The history of modern physics may essentially be regarded as a confirmation of the insights of Kant and Schopenhauer. One of the most significant of these insights is that it is illusory to think that time flows unstoppably and that it can be divided into past, present and future times. Like spatial dimensions, time is a parameter created by the human perceptual apparatus. There is no reason to think that these parameters irrevocably define reality. The situation is well illustrated by Thoreau's laconic aphorism, 'Time is but the stream I go a-fishing in.' His 'I' is not consigned to oblivion by his departing from the stream, even if it is commonly perceived as such.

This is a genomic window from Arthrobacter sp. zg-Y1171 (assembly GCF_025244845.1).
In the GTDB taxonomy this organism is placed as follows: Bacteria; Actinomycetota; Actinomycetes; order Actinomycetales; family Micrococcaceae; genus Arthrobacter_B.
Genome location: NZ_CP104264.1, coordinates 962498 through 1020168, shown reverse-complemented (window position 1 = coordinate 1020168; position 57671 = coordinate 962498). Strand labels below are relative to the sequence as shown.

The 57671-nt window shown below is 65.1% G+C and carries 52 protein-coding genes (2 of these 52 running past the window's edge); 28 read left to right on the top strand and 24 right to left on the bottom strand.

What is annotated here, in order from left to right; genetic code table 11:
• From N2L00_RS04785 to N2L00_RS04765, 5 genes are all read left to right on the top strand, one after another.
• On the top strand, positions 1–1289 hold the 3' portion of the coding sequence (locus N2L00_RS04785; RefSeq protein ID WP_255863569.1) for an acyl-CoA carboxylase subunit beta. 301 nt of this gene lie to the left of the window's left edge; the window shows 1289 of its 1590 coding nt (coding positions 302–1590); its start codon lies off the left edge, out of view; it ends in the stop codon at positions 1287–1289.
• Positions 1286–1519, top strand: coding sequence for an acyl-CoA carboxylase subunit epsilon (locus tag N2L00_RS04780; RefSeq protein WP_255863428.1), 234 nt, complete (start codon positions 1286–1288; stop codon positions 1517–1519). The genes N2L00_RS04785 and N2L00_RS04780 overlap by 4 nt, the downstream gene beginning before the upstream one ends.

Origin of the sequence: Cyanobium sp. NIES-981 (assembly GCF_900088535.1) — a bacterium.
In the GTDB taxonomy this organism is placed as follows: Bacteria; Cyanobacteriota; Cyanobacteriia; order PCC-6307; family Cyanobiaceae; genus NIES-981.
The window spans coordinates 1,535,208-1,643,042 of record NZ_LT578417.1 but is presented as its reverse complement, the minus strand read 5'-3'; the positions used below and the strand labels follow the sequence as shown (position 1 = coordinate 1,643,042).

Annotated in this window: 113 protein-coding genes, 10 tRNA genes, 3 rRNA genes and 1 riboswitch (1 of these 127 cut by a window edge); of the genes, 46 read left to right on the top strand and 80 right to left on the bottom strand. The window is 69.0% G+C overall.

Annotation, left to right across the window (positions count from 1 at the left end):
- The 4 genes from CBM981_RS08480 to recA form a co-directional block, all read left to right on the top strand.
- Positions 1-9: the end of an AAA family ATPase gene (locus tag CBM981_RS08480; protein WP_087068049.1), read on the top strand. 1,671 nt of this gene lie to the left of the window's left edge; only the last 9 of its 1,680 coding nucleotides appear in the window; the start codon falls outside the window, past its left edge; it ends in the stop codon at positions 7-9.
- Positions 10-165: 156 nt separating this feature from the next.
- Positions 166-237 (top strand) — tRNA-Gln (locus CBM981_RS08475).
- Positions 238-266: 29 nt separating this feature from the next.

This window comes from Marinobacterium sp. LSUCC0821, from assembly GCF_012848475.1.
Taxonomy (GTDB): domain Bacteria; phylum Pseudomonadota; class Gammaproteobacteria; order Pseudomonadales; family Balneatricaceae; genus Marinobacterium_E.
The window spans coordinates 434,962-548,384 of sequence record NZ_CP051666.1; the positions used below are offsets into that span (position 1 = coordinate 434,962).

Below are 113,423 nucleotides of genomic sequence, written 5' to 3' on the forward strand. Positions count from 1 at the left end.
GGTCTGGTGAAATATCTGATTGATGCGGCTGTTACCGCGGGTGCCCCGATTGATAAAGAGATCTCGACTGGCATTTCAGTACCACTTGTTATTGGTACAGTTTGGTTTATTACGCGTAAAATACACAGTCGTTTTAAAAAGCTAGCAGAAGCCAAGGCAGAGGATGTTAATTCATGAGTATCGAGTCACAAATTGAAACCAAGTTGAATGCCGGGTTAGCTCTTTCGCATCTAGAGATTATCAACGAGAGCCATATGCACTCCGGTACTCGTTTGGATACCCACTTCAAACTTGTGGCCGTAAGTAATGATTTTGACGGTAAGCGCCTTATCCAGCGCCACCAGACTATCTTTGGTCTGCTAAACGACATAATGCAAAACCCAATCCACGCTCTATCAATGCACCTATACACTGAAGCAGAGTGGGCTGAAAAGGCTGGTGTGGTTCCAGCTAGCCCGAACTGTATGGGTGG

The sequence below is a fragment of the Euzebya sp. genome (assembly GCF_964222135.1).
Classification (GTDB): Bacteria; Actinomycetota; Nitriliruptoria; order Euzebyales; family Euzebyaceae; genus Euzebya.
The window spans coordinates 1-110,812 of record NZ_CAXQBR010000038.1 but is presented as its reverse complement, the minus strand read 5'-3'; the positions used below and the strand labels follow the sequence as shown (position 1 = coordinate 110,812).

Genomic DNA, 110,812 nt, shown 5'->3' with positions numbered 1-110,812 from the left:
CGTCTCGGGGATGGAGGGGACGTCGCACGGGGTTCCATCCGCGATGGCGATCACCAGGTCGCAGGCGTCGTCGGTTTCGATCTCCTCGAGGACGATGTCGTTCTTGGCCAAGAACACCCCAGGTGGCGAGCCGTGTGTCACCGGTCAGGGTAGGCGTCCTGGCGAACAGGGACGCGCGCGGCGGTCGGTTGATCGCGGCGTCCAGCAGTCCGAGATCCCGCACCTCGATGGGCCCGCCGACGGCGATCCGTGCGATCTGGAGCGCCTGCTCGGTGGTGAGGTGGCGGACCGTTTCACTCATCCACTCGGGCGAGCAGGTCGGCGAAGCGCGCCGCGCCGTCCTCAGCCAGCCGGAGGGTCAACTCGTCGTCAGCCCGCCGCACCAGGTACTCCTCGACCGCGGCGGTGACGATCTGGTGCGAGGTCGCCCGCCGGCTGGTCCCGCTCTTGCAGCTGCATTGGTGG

A genuine consciousness of the relativity of time and space leads to the awareness of the eternal nature of existence, including our own being. Whatever is, is forever. This awareness is liberating; by freeing oneself from the illusory fear of oblivion, one can develop a healthier relationship to the surrounding world. No more than the threat of consignment to hell, one is not threatened with consignment to nothingness upon biological death. It is merely one more limit set on individual existence. Spinoza's amor dei intellectualis was a manifestation of this liberation, since God for Spinoza was identical to the entirety of cosmic being.